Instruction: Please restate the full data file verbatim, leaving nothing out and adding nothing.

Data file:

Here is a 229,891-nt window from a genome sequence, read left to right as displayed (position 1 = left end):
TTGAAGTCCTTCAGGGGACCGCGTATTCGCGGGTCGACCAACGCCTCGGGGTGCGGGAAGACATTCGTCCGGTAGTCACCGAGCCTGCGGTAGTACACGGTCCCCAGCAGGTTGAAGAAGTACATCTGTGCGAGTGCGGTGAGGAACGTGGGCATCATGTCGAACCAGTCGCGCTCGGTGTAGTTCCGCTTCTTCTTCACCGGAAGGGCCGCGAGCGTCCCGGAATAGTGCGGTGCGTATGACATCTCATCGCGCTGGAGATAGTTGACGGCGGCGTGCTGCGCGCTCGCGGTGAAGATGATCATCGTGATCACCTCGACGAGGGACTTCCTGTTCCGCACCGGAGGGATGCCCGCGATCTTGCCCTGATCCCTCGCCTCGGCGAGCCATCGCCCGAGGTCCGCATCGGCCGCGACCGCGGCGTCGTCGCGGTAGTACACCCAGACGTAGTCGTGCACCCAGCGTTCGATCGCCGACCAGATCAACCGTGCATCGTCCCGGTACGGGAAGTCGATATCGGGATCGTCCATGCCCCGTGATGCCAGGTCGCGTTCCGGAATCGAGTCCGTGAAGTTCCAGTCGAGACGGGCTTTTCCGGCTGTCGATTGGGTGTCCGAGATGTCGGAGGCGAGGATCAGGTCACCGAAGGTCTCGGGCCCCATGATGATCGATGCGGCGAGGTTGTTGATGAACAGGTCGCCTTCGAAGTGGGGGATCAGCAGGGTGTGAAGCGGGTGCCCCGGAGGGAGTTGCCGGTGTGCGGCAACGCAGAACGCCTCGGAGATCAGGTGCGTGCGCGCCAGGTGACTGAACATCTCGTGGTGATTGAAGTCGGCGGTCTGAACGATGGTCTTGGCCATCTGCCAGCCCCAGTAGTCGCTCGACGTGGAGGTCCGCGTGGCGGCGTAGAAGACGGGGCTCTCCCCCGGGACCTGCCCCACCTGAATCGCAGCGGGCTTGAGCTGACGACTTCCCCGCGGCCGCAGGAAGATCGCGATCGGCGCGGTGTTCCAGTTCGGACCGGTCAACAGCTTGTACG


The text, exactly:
Here is a 229,891-nt window from a genome sequence, read left to right as displayed (position 1 = left end):
TTGAAGTCCTTCAGGGGACCGCGTATTCGCGGGTCGACCAACGCCTCGGGGTGCGGGAAGACATTCGTCCGGTAGTCACCGAGCCTGCGGTAGTACACGGTCCCCAGCAGGTTGAAGAAGTACATCTGTGCGAGTGCGGTGAGGAACGTGGGCATCATGTCGAACCAGTCGCGCTCGGTGTAGTTCCGCTTCTTCTTCACCGGAAGGGCCGCGAGCGTCCCGGAATAGTGCGGTGCGTATGACATCTCATCGCGCTGGAGATAGTTGACGGCGGCGTGCTGCGCGCTCGCGGTGAAGATGATCATCGTGATCACCTCGACGAGGGACTTCCTGTTCCGCACCGGAGGGATGCCCGCGATCTTGCCCTGATCCCTCGCCTCGGCGAGCCATCGCCCGAGGTCCGCATCGGCCGCGACCGCGGCGTCGTCGCGGTAGTACACCCAGACGTAGTCGTGCACCCAGCGTTCGATCGCCGACCAGATCAACCGTGCATCGTCCCGGTACGGGAAGTCGATATCGGGATCGTCCATGCCCCGTGATGCCAGGTCGCGTTCCGGAATCGAGTCCGTGAAGTTCCAGTCGAGACGGGCTTTTCCGGCTGTCGATTGGGTGTCCGAGATGTCGGAGGCGAGGATCAGGTCACCGAAGGTCTCGGGCCCCATGATGATCGATGCGGCGAGGTTGTTGATGAACAGGTCGCCTTCGAAGTGGGGGATCAGCAGGGTGTGAAGCGGGTGCCCCGGAGGGAGTTGCCGGTGTGCGGCAACGCAGAACGCCTCGGAGATCAGGTGCGTGCGCGCCAGGTGACTGAACATCTCGTGGTGATTGAAGTCGGCGGTCTGAACGATGGTCTTGGCCATCTGCCAGCCCCAGTAGTCGCTCGACGTGGAGGTCCGCGTGGCGGCGTAGAAGACGGGGCTCTCCCCCGGGACCTGCCCCACCTGAATCGCAGCGGGCTTGAGCTGACGACTTCCCCGCGGCCGCAGGAAGATCGCGATCGGCGCGGTGTTCCAGTTCGGACCGGTCAACAGCTTGTACG